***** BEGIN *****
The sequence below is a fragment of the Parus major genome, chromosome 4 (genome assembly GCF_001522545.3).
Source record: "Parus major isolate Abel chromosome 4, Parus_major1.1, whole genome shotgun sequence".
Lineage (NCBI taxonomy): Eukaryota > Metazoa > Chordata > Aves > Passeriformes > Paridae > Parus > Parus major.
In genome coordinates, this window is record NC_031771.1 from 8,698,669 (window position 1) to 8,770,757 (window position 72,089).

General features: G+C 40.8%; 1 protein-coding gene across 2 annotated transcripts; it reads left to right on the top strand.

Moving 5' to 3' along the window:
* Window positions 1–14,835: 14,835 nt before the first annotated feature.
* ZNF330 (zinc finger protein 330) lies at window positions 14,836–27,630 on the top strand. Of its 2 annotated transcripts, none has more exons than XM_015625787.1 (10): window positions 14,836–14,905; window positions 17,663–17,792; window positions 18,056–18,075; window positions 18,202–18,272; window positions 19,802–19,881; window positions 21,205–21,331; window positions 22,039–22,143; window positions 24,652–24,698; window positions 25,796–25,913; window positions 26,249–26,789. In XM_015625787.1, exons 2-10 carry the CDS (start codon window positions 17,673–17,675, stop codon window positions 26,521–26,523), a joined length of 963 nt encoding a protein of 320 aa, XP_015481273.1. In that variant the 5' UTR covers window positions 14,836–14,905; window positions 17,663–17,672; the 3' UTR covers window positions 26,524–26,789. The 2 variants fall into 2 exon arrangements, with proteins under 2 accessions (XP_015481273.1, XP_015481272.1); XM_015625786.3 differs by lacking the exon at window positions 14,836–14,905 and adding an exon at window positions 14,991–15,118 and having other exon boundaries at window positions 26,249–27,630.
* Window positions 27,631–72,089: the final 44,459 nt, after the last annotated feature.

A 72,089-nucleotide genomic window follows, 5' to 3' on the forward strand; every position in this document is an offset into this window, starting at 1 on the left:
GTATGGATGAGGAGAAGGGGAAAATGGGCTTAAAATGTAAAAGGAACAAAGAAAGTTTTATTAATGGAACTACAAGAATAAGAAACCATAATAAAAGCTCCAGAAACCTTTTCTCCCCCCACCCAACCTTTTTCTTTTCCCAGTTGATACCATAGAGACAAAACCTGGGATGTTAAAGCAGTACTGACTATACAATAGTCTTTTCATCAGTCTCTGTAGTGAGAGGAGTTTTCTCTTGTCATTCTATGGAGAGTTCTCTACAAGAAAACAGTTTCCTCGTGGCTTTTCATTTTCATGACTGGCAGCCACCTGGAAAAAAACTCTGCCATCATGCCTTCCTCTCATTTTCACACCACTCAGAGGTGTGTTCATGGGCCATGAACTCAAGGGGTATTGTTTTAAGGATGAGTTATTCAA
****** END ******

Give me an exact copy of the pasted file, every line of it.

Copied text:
The sequence below is a fragment of the Parus major genome, chromosome 4 (genome assembly GCF_001522545.3).
Source record: "Parus major isolate Abel chromosome 4, Parus_major1.1, whole genome shotgun sequence".
Lineage (NCBI taxonomy): Eukaryota > Metazoa > Chordata > Aves > Passeriformes > Paridae > Parus > Parus major.
In genome coordinates, this window is record NC_031771.1 from 8,698,669 (window position 1) to 8,770,757 (window position 72,089).

General features: G+C 40.8%; 1 protein-coding gene across 2 annotated transcripts; it reads left to right on the top strand.

Moving 5' to 3' along the window:
* Window positions 1–14,835: 14,835 nt before the first annotated feature.
* ZNF330 (zinc finger protein 330) lies at window positions 14,836–27,630 on the top strand. Of its 2 annotated transcripts, none has more exons than XM_015625787.1 (10): window positions 14,836–14,905; window positions 17,663–17,792; window positions 18,056–18,075; window positions 18,202–18,272; window positions 19,802–19,881; window positions 21,205–21,331; window positions 22,039–22,143; window positions 24,652–24,698; window positions 25,796–25,913; window positions 26,249–26,789. In XM_015625787.1, exons 2-10 carry the CDS (start codon window positions 17,673–17,675, stop codon window positions 26,521–26,523), a joined length of 963 nt encoding a protein of 320 aa, XP_015481273.1. In that variant the 5' UTR covers window positions 14,836–14,905; window positions 17,663–17,672; the 3' UTR covers window positions 26,524–26,789. The 2 variants fall into 2 exon arrangements, with proteins under 2 accessions (XP_015481273.1, XP_015481272.1); XM_015625786.3 differs by lacking the exon at window positions 14,836–14,905 and adding an exon at window positions 14,991–15,118 and having other exon boundaries at window positions 26,249–27,630.
* Window positions 27,631–72,089: the final 44,459 nt, after the last annotated feature.

A 72,089-nucleotide genomic window follows, 5' to 3' on the forward strand; every position in this document is an offset into this window, starting at 1 on the left:
GTATGGATGAGGAGAAGGGGAAAATGGGCTTAAAATGTAAAAGGAACAAAGAAAGTTTTATTAATGGAACTACAAGAATAAGAAACCATAATAAAAGCTCCAGAAACCTTTTCTCCCCCCACCCAACCTTTTTCTTTTCCCAGTTGATACCATAGAGACAAAACCTGGGATGTTAAAGCAGTACTGACTATACAATAGTCTTTTCATCAGTCTCTGTAGTGAGAGGAGTTTTCTCTTGTCATTCTATGGAGAGTTCTCTACAAGAAAACAGTTTCCTCGTGGCTTTTCATTTTCATGACTGGCAGCCACCTGGAAAAAAACTCTGCCATCATGCCTTCCTCTCATTTTCACACCACTCAGAGGTGTGTTCATGGGCCATGAACTCAAGGGGTATTGTTTTAAGGATGAGTTATTCAA